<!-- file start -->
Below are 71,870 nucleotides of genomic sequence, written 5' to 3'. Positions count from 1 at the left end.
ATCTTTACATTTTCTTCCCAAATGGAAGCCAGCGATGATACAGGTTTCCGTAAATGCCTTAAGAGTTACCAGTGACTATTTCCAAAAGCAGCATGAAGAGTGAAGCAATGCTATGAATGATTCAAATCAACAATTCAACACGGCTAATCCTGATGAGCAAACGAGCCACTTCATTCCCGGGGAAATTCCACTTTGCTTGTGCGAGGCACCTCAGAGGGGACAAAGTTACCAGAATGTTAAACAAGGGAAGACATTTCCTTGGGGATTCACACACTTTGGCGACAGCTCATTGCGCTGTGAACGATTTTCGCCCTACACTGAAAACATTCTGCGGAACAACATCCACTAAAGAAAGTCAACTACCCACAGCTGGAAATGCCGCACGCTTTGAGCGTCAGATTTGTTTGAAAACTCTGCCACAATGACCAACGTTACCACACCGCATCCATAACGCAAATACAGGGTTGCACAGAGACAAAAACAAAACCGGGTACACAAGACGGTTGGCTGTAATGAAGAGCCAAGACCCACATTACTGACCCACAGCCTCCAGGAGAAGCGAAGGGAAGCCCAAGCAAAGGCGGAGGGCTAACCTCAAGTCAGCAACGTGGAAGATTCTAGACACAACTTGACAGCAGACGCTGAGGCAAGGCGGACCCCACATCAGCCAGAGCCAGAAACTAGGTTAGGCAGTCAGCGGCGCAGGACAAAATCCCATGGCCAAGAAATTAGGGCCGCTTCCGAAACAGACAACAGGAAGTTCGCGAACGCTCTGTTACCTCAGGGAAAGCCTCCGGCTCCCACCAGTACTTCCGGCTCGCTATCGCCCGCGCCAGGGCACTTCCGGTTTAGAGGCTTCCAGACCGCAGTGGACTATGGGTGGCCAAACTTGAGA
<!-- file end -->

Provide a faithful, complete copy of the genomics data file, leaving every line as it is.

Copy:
Below are 71,870 nucleotides of genomic sequence, written 5' to 3'. Positions count from 1 at the left end.
ATCTTTACATTTTCTTCCCAAATGGAAGCCAGCGATGATACAGGTTTCCGTAAATGCCTTAAGAGTTACCAGTGACTATTTCCAAAAGCAGCATGAAGAGTGAAGCAATGCTATGAATGATTCAAATCAACAATTCAACACGGCTAATCCTGATGAGCAAACGAGCCACTTCATTCCCGGGGAAATTCCACTTTGCTTGTGCGAGGCACCTCAGAGGGGACAAAGTTACCAGAATGTTAAACAAGGGAAGACATTTCCTTGGGGATTCACACACTTTGGCGACAGCTCATTGCGCTGTGAACGATTTTCGCCCTACACTGAAAACATTCTGCGGAACAACATCCACTAAAGAAAGTCAACTACCCACAGCTGGAAATGCCGCACGCTTTGAGCGTCAGATTTGTTTGAAAACTCTGCCACAATGACCAACGTTACCACACCGCATCCATAACGCAAATACAGGGTTGCACAGAGACAAAAACAAAACCGGGTACACAAGACGGTTGGCTGTAATGAAGAGCCAAGACCCACATTACTGACCCACAGCCTCCAGGAGAAGCGAAGGGAAGCCCAAGCAAAGGCGGAGGGCTAACCTCAAGTCAGCAACGTGGAAGATTCTAGACACAACTTGACAGCAGACGCTGAGGCAAGGCGGACCCCACATCAGCCAGAGCCAGAAACTAGGTTAGGCAGTCAGCGGCGCAGGACAAAATCCCATGGCCAAGAAATTAGGGCCGCTTCCGAAACAGACAACAGGAAGTTCGCGAACGCTCTGTTACCTCAGGGAAAGCCTCCGGCTCCCACCAGTACTTCCGGCTCGCTATCGCCCGCGCCAGGGCACTTCCGGTTTAGAGGCTTCCAGACCGCAGTGGACTATGGGTGGCCAAACTTGAGA